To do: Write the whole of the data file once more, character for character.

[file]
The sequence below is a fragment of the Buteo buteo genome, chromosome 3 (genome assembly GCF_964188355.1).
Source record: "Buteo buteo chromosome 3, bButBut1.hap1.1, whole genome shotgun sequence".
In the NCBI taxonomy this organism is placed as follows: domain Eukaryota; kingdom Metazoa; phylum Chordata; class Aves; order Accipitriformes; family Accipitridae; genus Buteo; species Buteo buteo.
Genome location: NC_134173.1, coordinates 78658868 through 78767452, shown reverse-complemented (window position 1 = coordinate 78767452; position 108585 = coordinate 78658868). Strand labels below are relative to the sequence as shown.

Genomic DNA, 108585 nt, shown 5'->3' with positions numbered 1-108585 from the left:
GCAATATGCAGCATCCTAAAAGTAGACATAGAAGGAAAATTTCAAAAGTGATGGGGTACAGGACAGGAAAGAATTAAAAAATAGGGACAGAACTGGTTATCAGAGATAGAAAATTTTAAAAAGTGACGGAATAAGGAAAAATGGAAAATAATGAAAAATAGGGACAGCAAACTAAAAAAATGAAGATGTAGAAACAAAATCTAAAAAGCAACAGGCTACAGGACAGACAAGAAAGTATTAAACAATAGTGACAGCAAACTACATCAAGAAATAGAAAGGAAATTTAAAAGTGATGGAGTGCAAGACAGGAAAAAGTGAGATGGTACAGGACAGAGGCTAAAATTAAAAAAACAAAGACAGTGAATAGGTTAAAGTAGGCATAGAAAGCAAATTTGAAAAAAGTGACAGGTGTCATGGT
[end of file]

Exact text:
The sequence below is a fragment of the Buteo buteo genome, chromosome 3 (genome assembly GCF_964188355.1).
Source record: "Buteo buteo chromosome 3, bButBut1.hap1.1, whole genome shotgun sequence".
In the NCBI taxonomy this organism is placed as follows: domain Eukaryota; kingdom Metazoa; phylum Chordata; class Aves; order Accipitriformes; family Accipitridae; genus Buteo; species Buteo buteo.
Genome location: NC_134173.1, coordinates 78658868 through 78767452, shown reverse-complemented (window position 1 = coordinate 78767452; position 108585 = coordinate 78658868). Strand labels below are relative to the sequence as shown.

Genomic DNA, 108585 nt, shown 5'->3' with positions numbered 1-108585 from the left:
GCAATATGCAGCATCCTAAAAGTAGACATAGAAGGAAAATTTCAAAAGTGATGGGGTACAGGACAGGAAAGAATTAAAAAATAGGGACAGAACTGGTTATCAGAGATAGAAAATTTTAAAAAGTGACGGAATAAGGAAAAATGGAAAATAATGAAAAATAGGGACAGCAAACTAAAAAAATGAAGATGTAGAAACAAAATCTAAAAAGCAACAGGCTACAGGACAGACAAGAAAGTATTAAACAATAGTGACAGCAAACTACATCAAGAAATAGAAAGGAAATTTAAAAGTGATGGAGTGCAAGACAGGAAAAAGTGAGATGGTACAGGACAGAGGCTAAAATTAAAAAAACAAAGACAGTGAATAGGTTAAAGTAGGCATAGAAAGCAAATTTGAAAAAAGTGACAGGTGTCATGGT